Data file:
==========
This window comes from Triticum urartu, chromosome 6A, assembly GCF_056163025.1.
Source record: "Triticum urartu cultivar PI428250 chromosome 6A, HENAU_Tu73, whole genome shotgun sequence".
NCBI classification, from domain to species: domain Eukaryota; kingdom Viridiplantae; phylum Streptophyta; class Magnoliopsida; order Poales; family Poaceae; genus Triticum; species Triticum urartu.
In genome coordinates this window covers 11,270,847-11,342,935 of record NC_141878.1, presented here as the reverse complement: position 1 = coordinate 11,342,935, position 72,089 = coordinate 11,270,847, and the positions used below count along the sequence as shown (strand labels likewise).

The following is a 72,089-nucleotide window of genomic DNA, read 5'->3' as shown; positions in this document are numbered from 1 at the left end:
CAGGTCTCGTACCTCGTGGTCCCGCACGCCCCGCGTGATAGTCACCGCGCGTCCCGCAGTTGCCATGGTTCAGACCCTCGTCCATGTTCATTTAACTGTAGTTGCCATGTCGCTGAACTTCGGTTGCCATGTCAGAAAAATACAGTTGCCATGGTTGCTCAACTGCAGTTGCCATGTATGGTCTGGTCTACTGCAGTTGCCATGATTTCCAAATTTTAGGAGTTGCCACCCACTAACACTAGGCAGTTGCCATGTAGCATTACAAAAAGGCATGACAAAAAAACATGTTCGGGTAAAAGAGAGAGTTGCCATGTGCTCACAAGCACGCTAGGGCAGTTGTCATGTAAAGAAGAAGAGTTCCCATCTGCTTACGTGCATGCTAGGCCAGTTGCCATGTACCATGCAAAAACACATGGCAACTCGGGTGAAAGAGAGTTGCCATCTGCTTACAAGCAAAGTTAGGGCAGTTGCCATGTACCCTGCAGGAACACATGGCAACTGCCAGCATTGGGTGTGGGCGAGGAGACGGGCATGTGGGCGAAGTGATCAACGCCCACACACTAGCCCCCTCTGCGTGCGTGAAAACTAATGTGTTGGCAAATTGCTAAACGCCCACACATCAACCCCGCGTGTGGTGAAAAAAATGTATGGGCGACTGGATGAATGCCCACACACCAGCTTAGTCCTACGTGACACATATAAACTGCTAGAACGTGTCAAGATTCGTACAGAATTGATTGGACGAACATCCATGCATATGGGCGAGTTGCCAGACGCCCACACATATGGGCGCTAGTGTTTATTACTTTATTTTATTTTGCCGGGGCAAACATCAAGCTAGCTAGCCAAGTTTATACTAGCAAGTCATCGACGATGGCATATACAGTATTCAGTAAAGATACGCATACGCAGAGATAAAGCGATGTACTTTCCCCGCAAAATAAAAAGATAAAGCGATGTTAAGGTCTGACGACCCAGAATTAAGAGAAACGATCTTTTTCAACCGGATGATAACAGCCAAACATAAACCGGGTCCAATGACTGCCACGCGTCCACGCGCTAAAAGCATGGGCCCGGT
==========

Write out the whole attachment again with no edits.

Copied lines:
This window comes from Triticum urartu, chromosome 6A, assembly GCF_056163025.1.
Source record: "Triticum urartu cultivar PI428250 chromosome 6A, HENAU_Tu73, whole genome shotgun sequence".
NCBI classification, from domain to species: domain Eukaryota; kingdom Viridiplantae; phylum Streptophyta; class Magnoliopsida; order Poales; family Poaceae; genus Triticum; species Triticum urartu.
In genome coordinates this window covers 11,270,847-11,342,935 of record NC_141878.1, presented here as the reverse complement: position 1 = coordinate 11,342,935, position 72,089 = coordinate 11,270,847, and the positions used below count along the sequence as shown (strand labels likewise).

The following is a 72,089-nucleotide window of genomic DNA, read 5'->3' as shown; positions in this document are numbered from 1 at the left end:
CAGGTCTCGTACCTCGTGGTCCCGCACGCCCCGCGTGATAGTCACCGCGCGTCCCGCAGTTGCCATGGTTCAGACCCTCGTCCATGTTCATTTAACTGTAGTTGCCATGTCGCTGAACTTCGGTTGCCATGTCAGAAAAATACAGTTGCCATGGTTGCTCAACTGCAGTTGCCATGTATGGTCTGGTCTACTGCAGTTGCCATGATTTCCAAATTTTAGGAGTTGCCACCCACTAACACTAGGCAGTTGCCATGTAGCATTACAAAAAGGCATGACAAAAAAACATGTTCGGGTAAAAGAGAGAGTTGCCATGTGCTCACAAGCACGCTAGGGCAGTTGTCATGTAAAGAAGAAGAGTTCCCATCTGCTTACGTGCATGCTAGGCCAGTTGCCATGTACCATGCAAAAACACATGGCAACTCGGGTGAAAGAGAGTTGCCATCTGCTTACAAGCAAAGTTAGGGCAGTTGCCATGTACCCTGCAGGAACACATGGCAACTGCCAGCATTGGGTGTGGGCGAGGAGACGGGCATGTGGGCGAAGTGATCAACGCCCACACACTAGCCCCCTCTGCGTGCGTGAAAACTAATGTGTTGGCAAATTGCTAAACGCCCACACATCAACCCCGCGTGTGGTGAAAAAAATGTATGGGCGACTGGATGAATGCCCACACACCAGCTTAGTCCTACGTGACACATATAAACTGCTAGAACGTGTCAAGATTCGTACAGAATTGATTGGACGAACATCCATGCATATGGGCGAGTTGCCAGACGCCCACACATATGGGCGCTAGTGTTTATTACTTTATTTTATTTTGCCGGGGCAAACATCAAGCTAGCTAGCCAAGTTTATACTAGCAAGTCATCGACGATGGCATATACAGTATTCAGTAAAGATACGCATACGCAGAGATAAAGCGATGTACTTTCCCCGCAAAATAAAAAGATAAAGCGATGTTAAGGTCTGACGACCCAGAATTAAGAGAAACGATCTTTTTCAACCGGATGATAACAGCCAAACATAAACCGGGTCCAATGACTGCCACGCGTCCACGCGCTAAAAGCATGGGCCCGGT